This review was written on January 19th 2005.
This book was recommended and lent to me by Frank Barrett. It is well written with good insights into the role of the Anglo-Irish and their origin as far back as the twelfth century. The Anglo-Irish were at their most powerful and most influential from the time of the Restoration towards the end of the seventeenth century until the Union in 1801. They were politically powerful with their own parliament during the eighteenth century but their political influence began to wane after the Union because of the transfer of the sphere of influence to Westminster and the gradual franchising of the Catholics leading up to and after Catholic Emancipation in 1829. The subsequent land acts of the late nineteenth and early twentieth centuries were to lead to their ultimate loss of political, social and economic influence. By the end of the nineteenth century 80% of the MPs attending Westminster were Catholics.
Beckett emphasises throughout the book that the Protestant minority, although it had held full power in Ireland subject to the Crown, always felt threatened and vulnerable because of the great majority of Catholics in the country. This may be so and their vulnerability increased during the nineteenth and early twentieth centuries but this does not take from the fact that even as late as the first half of the twentieth century the protestant minority held a disproportionate amount of power and influence in the commercial, industrial and professional life of the country. It was only by the mid-century or later that the Protestants were no longer the privileged 10% of the population in terms of wealth and influence although they had lost their political influence entirely at the time of the Treaty with Great Britain.
By the middle or end of the nineteenth century the Protestants, at least those in the South and in the West, no longer had political power nor had they any influence in the advance of nationalism. In the three southern and western. provinces it was the reform of the municipal corporations in 1840 which broke the protestant monopoly of power in the cities and boroughs, and which added to the effects of the Reform Act of 1832. Dealing with the landlords in the nineteenth century, Beckett comes out in their defence, calling in question the various allegations which have long been regarded as self-evident truths. He does not think rents were excessive; many landlords were in serious financial situations (almost certainly true); that evictions for non-payment of rent were rare and that most of the landlords’ problems were created by poor management by themselves and their agents, and of course their frequent absences in London. He compares the Irish situation with that of tenants in England and Scotland and does not think the Irish tenants were very much worse off.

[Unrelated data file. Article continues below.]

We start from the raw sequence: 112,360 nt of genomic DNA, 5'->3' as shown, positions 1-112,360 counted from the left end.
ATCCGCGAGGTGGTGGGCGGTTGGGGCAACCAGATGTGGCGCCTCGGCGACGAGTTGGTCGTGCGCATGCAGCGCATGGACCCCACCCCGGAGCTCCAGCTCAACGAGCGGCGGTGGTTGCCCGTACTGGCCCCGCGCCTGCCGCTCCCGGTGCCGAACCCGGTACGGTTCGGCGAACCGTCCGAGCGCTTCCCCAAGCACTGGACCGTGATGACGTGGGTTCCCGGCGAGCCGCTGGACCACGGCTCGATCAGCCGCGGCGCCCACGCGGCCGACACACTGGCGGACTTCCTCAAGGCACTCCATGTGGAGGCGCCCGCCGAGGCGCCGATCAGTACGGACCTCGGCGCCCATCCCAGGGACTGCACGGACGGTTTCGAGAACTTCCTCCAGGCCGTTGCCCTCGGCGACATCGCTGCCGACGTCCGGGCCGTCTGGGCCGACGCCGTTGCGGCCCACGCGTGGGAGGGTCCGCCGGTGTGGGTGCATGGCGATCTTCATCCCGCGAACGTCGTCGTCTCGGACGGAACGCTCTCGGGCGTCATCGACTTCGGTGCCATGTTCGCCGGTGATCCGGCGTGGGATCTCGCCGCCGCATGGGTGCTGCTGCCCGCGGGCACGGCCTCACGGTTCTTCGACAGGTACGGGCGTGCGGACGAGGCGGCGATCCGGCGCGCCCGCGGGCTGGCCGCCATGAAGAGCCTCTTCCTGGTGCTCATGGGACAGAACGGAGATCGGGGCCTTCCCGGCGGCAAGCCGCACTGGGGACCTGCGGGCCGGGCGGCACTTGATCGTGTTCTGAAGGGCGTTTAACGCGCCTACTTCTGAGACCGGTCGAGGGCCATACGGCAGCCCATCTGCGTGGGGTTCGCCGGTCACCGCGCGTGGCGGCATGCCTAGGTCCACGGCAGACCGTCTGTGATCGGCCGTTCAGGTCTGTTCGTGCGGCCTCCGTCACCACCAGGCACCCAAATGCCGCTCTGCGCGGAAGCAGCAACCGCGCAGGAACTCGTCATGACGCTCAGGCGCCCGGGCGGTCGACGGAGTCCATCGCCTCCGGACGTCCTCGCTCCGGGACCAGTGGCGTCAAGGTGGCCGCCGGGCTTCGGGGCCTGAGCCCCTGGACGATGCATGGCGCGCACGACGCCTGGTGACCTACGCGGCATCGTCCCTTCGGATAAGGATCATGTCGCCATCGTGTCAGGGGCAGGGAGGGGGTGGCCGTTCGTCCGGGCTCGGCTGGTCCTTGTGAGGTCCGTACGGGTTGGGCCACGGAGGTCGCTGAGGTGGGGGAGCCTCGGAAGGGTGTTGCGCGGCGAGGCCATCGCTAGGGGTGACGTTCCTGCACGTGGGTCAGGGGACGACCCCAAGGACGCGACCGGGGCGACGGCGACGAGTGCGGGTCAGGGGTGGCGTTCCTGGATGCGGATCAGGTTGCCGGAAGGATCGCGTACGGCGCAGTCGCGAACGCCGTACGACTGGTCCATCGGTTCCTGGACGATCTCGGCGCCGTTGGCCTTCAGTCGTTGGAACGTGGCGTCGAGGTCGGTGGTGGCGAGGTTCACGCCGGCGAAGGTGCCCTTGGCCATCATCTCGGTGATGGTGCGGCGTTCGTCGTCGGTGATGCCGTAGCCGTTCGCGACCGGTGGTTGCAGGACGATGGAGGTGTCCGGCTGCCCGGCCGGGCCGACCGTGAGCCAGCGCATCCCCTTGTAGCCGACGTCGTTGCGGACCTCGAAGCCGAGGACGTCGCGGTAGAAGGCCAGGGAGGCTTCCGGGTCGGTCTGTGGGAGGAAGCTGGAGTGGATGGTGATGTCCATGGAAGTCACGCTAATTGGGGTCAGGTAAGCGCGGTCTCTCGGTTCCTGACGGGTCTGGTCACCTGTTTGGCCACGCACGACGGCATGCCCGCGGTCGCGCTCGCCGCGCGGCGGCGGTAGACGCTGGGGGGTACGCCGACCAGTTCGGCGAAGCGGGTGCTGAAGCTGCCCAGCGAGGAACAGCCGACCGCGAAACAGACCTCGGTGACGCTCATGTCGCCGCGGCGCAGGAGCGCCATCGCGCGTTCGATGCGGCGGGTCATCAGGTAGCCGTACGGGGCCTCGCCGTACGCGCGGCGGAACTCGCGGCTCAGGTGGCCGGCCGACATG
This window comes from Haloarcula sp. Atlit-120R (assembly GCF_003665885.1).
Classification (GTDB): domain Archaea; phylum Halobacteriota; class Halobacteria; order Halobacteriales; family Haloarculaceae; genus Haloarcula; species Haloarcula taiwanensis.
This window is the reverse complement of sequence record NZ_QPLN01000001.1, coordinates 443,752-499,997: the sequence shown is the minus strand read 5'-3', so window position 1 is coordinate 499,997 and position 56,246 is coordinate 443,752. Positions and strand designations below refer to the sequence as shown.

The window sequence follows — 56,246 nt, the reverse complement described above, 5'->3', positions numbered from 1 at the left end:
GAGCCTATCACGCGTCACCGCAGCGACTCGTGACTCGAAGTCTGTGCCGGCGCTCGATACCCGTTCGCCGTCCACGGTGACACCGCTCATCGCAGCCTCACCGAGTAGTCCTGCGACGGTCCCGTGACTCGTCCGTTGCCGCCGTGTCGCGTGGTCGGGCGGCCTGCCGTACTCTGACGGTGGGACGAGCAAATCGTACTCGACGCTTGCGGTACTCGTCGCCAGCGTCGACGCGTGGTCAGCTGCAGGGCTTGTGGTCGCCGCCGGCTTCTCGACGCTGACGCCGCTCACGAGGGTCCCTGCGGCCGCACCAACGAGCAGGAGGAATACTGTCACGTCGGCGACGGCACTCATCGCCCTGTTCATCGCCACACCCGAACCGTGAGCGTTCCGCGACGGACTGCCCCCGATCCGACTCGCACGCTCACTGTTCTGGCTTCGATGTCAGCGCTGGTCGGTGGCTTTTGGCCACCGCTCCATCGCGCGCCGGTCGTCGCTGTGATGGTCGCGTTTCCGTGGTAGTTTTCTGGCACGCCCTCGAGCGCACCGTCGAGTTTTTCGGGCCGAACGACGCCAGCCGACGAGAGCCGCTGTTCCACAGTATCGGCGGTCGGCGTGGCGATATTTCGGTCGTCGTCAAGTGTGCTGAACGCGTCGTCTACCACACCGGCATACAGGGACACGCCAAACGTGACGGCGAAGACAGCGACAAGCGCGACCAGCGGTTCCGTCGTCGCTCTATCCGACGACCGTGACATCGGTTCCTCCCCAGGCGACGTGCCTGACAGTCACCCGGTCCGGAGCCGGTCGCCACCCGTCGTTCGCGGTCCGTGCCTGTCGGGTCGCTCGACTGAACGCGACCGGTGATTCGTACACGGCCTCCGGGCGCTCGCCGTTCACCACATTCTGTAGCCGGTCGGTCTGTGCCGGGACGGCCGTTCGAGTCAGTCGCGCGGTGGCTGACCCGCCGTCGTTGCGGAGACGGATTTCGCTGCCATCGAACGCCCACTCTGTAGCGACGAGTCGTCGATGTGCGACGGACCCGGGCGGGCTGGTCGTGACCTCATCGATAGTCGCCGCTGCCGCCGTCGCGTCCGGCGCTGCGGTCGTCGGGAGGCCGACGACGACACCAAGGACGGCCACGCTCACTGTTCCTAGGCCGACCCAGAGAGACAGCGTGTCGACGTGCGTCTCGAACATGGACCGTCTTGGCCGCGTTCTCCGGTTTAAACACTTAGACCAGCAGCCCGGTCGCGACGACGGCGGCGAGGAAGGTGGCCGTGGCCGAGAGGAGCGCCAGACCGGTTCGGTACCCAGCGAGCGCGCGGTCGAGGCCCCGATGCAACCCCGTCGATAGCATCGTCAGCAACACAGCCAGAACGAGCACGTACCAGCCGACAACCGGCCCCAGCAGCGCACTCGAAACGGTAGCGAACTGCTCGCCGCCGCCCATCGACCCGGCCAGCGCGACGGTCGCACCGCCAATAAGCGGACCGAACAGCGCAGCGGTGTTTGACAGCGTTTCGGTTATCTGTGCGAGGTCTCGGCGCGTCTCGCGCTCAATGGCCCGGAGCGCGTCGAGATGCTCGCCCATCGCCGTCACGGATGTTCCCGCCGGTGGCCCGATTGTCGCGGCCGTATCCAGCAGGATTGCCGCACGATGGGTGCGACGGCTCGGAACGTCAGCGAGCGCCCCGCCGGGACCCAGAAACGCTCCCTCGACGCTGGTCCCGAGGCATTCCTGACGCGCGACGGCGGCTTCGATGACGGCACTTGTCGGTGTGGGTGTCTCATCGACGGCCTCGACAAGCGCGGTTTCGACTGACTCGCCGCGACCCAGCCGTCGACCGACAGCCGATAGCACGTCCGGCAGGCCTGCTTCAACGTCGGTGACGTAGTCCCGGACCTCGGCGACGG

Beckett also thinks that much of the violence against the landlords was traditional and was inherent among the Irish tenantry since the eighteenth century; that it was partly based on a long folk memory. It is clear that the famine brought a new degree of bitterness between tenant and landlord. The landlord shared the blame with the government in Westminster for the disaster. The widespread disorders following the famine were fomented by the circumstances at the time, by the tradition of violence in rural Ireland and by the many secret societies which were the basis of many local conflicts. The tenants were also partly goaded by the home rule politicians who tended to magnify their grievances and who linked land tenure problems with that of Home Rule. To the Catholic majority, according to Beckett, the landlords were both a relic and symbol of conquest, confiscation and tyranny.
In discussing the violence which existed in rural Ireland during the eighteenth and nineteenth centuries, he thought this tradition partly accounted for our civil war in 1922 and the subsequent destruction by the IRA of the many monuments erected during the British times. This destructiveness even affected our legislators when they moved Queen Victoria form her plinth outside Leinster House and allowed her to be transported to Australia. (As an aside, I had refused to present the Leo Whelan picture of the General Headquarters Staff to Charlie Haughey when he was Taoiseach in the early 1990s because he wished to hang it in the Royal Hospital as part of MMI. I suggested to him that the Royal Hospital should be retained as a museum and a lasting memorial to the British times in Ireland. The history of the Hospital and its many artefacts and reminders of the British times made it eminently suitable for such a purpose. It would have been a popular museum for visitors and for the Irish people, particularly if the large statue of Queen Victoria were to grace the quadrangle of the Hospital and if the wonderful chapel were retained in its old state and with its ancient furnishings.)
The British Government by the nineteenth century came to regard the landlords as the principal barriers to a solution of the Irish question. He makes the important point that, largely because of the influence of O’Connell, it was the alliance between the Church and the Catholic population which laid down the lines which nationalism was to advance in Ireland. There is the important mention of Thomas Davis and his advocacy of a united nationalist movement which would be independent of religion. Davis strongly supported the establishment of the three Queen’s Colleges in the mid-nineteenth century but the idea of a university where Catholic and Protestant students could come together, free from denominational tension, was anathema to the Catholic Hierarchy. Our breed of Catholicism in Ireland has much to condemn it for the political disasters which marred the subsequent one hundred years in the country. Davis’s ideals suffered, not only because of the intervention of the Roman Catholic bishops, but also because of the fears and insecurity of the Protestant minority. Davis is remembered mainly, not for what he achieved, but for what he advocated, that is, a truly non-sectarian Irish nationalism transcending religion, class and ancestry.